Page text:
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Ship Self-Defense System [Integrated Combat Systems, 2003-03-01]

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Ship Self-Defense System (SSDS)
Publication: Integrated Combat Systems Issued: Date: 2003-03-01 Reporter: Edward J. Walsh



Integrated Combat Systems

Date 2003-03-01


Edward J. Walsh
Editor of Naval Systems Update

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The Navy is fielding the highly automated Ship Self-Defense System to aircraft carriers and to the Whidbey Island, Wasp, and San Antonio classes of amphibious assault ships. The SSDS is designed to provide a rapid-reaction anti-air defense capability against the high-speed, low-flying antiship missiles now in the inventories of many potentially hostile nations. Raytheon Naval & Maritime Integrated Systems is the prime contractor and systems integrator.

The SSDS program was restructured in late 1998 to produce a new system, designated the SSDS Mk2, with the goal of achieving a higher level of overall interoperability among combat-systems elements than was possible with the previous configuration.

The new SSDS architecture will be based on the integration of the SSDS Mk1 system, already installed aboard the Whidbey Island-class amphibs. The SSDS Mk1, the first combat system based on a distributed open-system processing architecture to be installed on Navy ships, is based primarily on the use of commercially developed processing and network technology.

The SSDS Mk2 system will be fielded in three variants. A unique configuration, designated Block 0, has been installed on the nuclear-powered aircraft carrier USS Nimitz (CVN 68). The Block 0 system will interface with CEC systems and will use functions of an older combat system -- the Block 1 Advanced Combat Direction System (ACDS) -- for command support, air control, tactical datalink control, and other functions. The ACDS will be phased out beginning with Mk2 SSDS Block 1 units in the fleet as SSDS Mk2 is installed.

The SSDS Mk2 Mod 1 system, which is considered the "foundation" system, is being designed for the aircraft carrier Ronald Reagan (CVN 76), and subsequently will be installed on the Navy's other carriers and the Wasp-class amphibs. In November 2002 the Mod 1 system went through successful testing against several target profiles at the Surface Combat Systems Center, Wallops Island, Va. Raytheon will continue factory qualification trials on the system prior to more demanding testing at Wallops to be followed by ship installation and sea trials.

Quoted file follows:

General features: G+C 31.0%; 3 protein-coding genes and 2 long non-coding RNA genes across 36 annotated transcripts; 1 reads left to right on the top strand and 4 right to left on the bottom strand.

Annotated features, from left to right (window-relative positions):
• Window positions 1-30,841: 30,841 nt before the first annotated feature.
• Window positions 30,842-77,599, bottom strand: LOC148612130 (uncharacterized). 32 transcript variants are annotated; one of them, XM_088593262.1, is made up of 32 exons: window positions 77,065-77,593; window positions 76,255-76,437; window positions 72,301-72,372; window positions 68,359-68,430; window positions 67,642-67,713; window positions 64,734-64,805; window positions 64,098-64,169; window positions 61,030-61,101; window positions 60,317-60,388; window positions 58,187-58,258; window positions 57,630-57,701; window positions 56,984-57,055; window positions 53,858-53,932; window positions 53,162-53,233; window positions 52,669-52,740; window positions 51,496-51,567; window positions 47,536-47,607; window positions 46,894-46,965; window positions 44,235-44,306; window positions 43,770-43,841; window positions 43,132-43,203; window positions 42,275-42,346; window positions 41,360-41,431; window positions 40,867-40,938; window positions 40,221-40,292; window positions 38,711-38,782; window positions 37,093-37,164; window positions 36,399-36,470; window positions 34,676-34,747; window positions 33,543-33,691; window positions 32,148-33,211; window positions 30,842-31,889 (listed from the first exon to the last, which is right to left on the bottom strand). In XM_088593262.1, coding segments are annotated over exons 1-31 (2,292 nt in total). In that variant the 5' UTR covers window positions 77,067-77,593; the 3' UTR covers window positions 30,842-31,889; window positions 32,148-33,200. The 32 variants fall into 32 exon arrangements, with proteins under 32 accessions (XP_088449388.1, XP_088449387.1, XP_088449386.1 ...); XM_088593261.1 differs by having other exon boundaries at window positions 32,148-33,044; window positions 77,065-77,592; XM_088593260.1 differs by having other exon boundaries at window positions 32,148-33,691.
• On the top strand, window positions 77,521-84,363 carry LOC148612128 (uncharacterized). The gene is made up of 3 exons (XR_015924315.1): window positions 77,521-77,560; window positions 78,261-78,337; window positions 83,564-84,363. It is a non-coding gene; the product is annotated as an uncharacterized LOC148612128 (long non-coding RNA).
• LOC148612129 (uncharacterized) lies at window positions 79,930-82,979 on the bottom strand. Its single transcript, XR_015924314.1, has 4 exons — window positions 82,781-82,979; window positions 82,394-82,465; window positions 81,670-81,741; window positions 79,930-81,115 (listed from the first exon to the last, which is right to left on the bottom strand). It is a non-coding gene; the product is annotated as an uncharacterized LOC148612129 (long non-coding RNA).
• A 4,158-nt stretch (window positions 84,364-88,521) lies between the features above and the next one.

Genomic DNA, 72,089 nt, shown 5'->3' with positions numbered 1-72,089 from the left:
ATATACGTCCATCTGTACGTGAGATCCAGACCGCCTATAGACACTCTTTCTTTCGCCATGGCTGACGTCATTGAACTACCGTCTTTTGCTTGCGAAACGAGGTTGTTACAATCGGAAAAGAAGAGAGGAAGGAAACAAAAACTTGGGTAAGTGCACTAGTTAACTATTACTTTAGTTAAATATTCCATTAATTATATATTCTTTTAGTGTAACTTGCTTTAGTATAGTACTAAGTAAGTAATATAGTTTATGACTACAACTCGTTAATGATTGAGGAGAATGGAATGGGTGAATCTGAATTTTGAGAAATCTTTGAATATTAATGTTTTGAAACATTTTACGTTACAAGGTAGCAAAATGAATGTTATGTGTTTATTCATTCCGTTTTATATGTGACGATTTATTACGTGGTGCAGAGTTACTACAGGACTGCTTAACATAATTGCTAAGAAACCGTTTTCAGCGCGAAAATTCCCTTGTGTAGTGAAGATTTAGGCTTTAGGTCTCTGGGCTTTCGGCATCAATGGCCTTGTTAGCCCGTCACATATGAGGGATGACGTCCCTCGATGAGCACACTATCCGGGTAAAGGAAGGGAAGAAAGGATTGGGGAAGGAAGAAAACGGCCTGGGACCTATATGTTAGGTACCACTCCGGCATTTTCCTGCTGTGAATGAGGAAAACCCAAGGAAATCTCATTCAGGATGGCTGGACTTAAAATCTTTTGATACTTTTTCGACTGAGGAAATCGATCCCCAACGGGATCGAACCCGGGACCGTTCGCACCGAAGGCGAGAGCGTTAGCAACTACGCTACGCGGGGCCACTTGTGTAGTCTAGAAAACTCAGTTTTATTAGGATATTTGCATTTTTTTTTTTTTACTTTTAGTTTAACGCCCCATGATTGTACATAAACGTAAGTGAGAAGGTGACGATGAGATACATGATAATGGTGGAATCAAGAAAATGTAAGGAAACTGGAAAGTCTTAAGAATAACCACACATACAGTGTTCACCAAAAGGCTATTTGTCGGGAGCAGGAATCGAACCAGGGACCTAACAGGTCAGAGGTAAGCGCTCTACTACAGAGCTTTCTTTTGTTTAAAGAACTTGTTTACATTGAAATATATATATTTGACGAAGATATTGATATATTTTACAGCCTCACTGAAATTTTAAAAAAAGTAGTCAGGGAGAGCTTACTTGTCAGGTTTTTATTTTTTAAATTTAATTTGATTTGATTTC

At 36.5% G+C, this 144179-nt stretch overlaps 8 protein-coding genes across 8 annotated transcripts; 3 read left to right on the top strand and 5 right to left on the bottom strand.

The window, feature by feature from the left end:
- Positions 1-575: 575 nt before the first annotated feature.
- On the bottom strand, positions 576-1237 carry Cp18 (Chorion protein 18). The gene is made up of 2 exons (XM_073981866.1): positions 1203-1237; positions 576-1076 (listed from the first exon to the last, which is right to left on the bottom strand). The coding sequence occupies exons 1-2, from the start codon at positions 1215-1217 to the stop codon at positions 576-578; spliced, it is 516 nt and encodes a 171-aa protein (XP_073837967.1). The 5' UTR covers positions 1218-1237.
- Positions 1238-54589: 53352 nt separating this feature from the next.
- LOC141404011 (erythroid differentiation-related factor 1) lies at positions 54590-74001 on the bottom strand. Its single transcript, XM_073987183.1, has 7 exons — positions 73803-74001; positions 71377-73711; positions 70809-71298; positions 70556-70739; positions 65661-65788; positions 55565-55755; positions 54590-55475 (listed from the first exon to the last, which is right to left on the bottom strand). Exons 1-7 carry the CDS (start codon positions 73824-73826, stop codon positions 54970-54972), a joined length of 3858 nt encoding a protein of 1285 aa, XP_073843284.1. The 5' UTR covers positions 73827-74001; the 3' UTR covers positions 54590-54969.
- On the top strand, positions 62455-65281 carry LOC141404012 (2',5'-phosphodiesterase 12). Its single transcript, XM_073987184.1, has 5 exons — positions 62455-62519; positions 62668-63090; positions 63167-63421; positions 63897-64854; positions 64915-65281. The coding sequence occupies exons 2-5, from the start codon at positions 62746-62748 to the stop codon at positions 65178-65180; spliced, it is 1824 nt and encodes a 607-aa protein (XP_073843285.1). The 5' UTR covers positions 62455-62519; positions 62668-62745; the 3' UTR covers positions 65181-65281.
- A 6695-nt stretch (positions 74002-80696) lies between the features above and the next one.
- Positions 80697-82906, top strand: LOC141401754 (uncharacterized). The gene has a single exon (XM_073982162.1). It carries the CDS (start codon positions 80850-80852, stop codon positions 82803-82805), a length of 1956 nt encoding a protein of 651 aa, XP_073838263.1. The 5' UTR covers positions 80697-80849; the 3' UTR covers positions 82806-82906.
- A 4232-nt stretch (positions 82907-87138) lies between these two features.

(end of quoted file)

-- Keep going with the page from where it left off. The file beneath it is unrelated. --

The SSDS Mk2 Mod 2 configuration is targeted for the San Antonio-class LSDs. The Block 2 will differ from the Block 1 primarily in the number of weapon and sensor interfaces.

The Mk1 and Mk2 systems are based on the integration of shipboard air-defense sensors and weapons with a redundant "distributed" processor architecture and the UYQ-70 advanced display system, which is based on COTS technology.

In the SSDS architecture, each weapon and sensor incorporated into the system is linked to a LAN access unit (LAU). The LAUs are networked with the SSDS LAN and to the display suite, which includes a three-position command table. The display suite and the command table are based on the UYQ-70 display processor.

The SSDS Mk1 weapons configuration consists of the RIM-116A Rolling Airframe Missile (RAM Block 0 or Block 1) and the Phalanx Close-In Weapon System (CIWS), both of which are used for terminal defense against antiship missiles. The SSDS Mk1 sensor configuration consists of the SLQ-32 electronic warfare system, the SPS-49A, the SPS-67, and the Phalanx radars. The SSDS Mk2 configuration with CEC adds additional radars and a "re-architectured" NATO Sea Sparrow missile system.

With acknowledgements to Edward J. Walsh and Integrated Combat Systems.